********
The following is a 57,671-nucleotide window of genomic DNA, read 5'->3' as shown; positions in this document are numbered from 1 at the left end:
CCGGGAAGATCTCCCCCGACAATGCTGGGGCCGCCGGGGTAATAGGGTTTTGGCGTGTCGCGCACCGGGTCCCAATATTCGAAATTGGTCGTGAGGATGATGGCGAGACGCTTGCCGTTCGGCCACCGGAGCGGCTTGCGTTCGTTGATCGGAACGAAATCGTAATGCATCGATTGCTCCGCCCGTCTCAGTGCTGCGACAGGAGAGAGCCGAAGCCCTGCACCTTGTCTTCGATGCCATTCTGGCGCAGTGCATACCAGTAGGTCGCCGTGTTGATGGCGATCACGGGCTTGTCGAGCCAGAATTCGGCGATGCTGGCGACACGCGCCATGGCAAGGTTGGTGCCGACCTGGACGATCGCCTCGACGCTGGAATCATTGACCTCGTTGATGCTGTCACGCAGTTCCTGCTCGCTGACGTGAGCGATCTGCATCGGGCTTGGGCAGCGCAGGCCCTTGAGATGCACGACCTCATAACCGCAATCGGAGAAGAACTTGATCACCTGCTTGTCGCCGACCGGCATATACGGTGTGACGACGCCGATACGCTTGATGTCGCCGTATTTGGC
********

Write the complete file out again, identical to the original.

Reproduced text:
The following is a 57,671-nucleotide window of genomic DNA, read 5'->3' as shown; positions in this document are numbered from 1 at the left end:
CCGGGAAGATCTCCCCCGACAATGCTGGGGCCGCCGGGGTAATAGGGTTTTGGCGTGTCGCGCACCGGGTCCCAATATTCGAAATTGGTCGTGAGGATGATGGCGAGACGCTTGCCGTTCGGCCACCGGAGCGGCTTGCGTTCGTTGATCGGAACGAAATCGTAATGCATCGATTGCTCCGCCCGTCTCAGTGCTGCGACAGGAGAGAGCCGAAGCCCTGCACCTTGTCTTCGATGCCATTCTGGCGCAGTGCATACCAGTAGGTCGCCGTGTTGATGGCGATCACGGGCTTGTCGAGCCAGAATTCGGCGATGCTGGCGACACGCGCCATGGCAAGGTTGGTGCCGACCTGGACGATCGCCTCGACGCTGGAATCATTGACCTCGTTGATGCTGTCACGCAGTTCCTGCTCGCTGACGTGAGCGATCTGCATCGGGCTTGGGCAGCGCAGGCCCTTGAGATGCACGACCTCATAACCGCAATCGGAGAAGAACTTGATCACCTGCTTGTCGCCGACCGGCATATACGGTGTGACGACGCCGATACGCTTGATGTCGCCGTATTTGGC